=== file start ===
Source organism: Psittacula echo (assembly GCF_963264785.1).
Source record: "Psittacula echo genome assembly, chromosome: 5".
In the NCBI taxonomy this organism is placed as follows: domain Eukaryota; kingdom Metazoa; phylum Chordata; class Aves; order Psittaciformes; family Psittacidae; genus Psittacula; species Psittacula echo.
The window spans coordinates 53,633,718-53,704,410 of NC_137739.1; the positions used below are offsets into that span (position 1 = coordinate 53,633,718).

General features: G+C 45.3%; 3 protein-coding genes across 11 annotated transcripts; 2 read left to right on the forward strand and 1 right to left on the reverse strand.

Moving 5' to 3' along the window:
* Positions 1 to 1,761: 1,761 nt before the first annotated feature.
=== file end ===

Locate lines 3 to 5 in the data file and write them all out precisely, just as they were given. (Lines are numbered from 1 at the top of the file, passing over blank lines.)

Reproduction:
In the NCBI taxonomy this organism is placed as follows: domain Eukaryota; kingdom Metazoa; phylum Chordata; class Aves; order Psittaciformes; family Psittacidae; genus Psittacula; species Psittacula echo.
The window spans coordinates 53,633,718-53,704,410 of NC_137739.1; the positions used below are offsets into that span (position 1 = coordinate 53,633,718).

General features: G+C 45.3%; 3 protein-coding genes across 11 annotated transcripts; 2 read left to right on the forward strand and 1 right to left on the reverse strand.